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THE AMERICAN REVOLUTION
though past, is present, and essential
to understanding the American future ...
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NEW & NOTEWORTHY
  • If slavery was a neutral thing for most colonials and early Americans, the Founding Fathers are on record with a position. On the one end Benjamin Franklin and Alexander Hamilton were against it; in the middle Thomas Jefferson, while believing that enslaved blacks should be free, also believed they were inferior — and never found a way to divorce himself and his way of life from his Monticello plantation and his little mountain of slavery.

     

    There is a more nuanced middle inhabited by James Madison — slave-owner, political philosopher and practical repositioner, three-fifths-er, and Father of the Constitution — who truly believed that Africans were equal to whites yet never found a way to let go of the peculiar institution enjoyed by the South. See Noah Feldman on James Madison’s Lessons in Racism (29-Oct-2017) for a look at Madison and his evolving political positions vs. his unchanging personal one.

  • A team performing restoration of the wine-cellar at Liberty Hall Museum recently uncovered wine dating back to 1796. During a six-month renovation, three crates and 42 large casks — demijohns — were discovered, including bottles labeled Robert Lenox of Philadelphia 1796. See ABC News (11-Jul-2017).

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When Thomas Jefferson’s mother died on 31 March 1776, he had already been absent from Continental Congress for three months, and now he would continue on at his Monticello plantation for one more. During these four months this obsessively disciplined writer wrote almost nothing. Not a single letter. Not even an entry in his Garden Book, where he always cataloged what was growing, along with notes and observations — and it was springtime.

John Hancock commissioned this portrait of Washington in gratitude for his victory at Boston

In Boston, General Washington and the nascent Continental Army had forced the evacuation of the British from their nearly year-old stranglehold on the city (17-Mar-1776). In Braintree, Massachusetts, Abigail Adams wrote to her husband — John Adams, steeped in committee work and behind-the-scenes politicking in Philadelphia — I long to hear that you have declared an independency … (31-Mar-1776). On that same day Jefferson tersely records that his mother died at eight o'clock this morning, in the 57th year of age, after which he experienced the most severe migraine of his life. It continued for days, incapacitating him from sunrise to sunset.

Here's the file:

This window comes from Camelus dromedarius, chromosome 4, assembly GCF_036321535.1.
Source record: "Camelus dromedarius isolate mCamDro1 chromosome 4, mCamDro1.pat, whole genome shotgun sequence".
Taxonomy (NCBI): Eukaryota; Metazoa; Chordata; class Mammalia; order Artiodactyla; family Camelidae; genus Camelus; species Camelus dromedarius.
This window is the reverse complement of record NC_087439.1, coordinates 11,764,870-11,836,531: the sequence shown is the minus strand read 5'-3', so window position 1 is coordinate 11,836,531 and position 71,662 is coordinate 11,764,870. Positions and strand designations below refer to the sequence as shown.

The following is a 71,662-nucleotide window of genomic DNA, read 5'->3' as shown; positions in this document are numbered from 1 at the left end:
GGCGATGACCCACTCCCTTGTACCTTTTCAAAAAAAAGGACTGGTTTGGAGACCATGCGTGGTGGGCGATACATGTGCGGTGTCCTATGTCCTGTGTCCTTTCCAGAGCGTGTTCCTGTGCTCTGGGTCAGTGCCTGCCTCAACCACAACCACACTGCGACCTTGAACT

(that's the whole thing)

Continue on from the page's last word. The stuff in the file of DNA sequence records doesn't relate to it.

On 13 April he turned 33.

Jefferson at 43, while in London — the earliest-known image

Clearly retrenching from political engagement, as he would periodically do throughout his life, there is no clear picture of what Jefferson was up to. He was concerned about his fragile wife, Martha. He had a complicated relationship with his mother. Yet it seems that this outer-directed man curled up within himself and reached out to no one (except, perhaps, privately, without record). Fawn M. Brodie speculates in her psychological biography, Thomas Jefferson: An Intimate History (1974), that for Jefferson this was a period of obscure but intense personal conflict which had included real, if temporary, abandonment of the revolutionary scene. And that given the burst of creative activity that followed, it is difficult to avoid the conclusion that his mother’s death had been in a most critical respect not so much a loss as a liberation.

Declaration House, recreation of the building where Jefferson roomed

Jefferson finally returned to Philadelphia on 14 May 1776. The following day Virginia voted for its delegates in Continental Congress to introduce a motion for independence. Jefferson wrote to a friend (17-May-1776), I have been so long out of the political world that I am almost a new man in it.

During the next six weeks, while attending Congress and performing additional duties on committee, Jefferson drafted a constitution for the new state of Virginia; and wrote, edited, and prepared a final draft of the Declaration of Independence for Congress (28-Jun-1776).

part 1  |  part 2  |  part 3

JDN|4-Jul-2014

That Boston Paul Revere knew is so completely gone, it is almost useless to hunt for it. The cutting-down of of hills and building-out of new land has gone on for a century and a half. When in 1756 his artillery train trundled into Boston, they entered over ‘The Neck.’ It was the only land approach to the town. On his right was Roxbury Harbor, to his left the Back Bay, and for a mile he followed an ill-paved, desolate cart path over mudflats. The first sign of civilization was the gallows and around it the graves of criminals and suicides marked with heaps of stone.

Esther Forbes
Paul Revere & The World He Lived In (1942)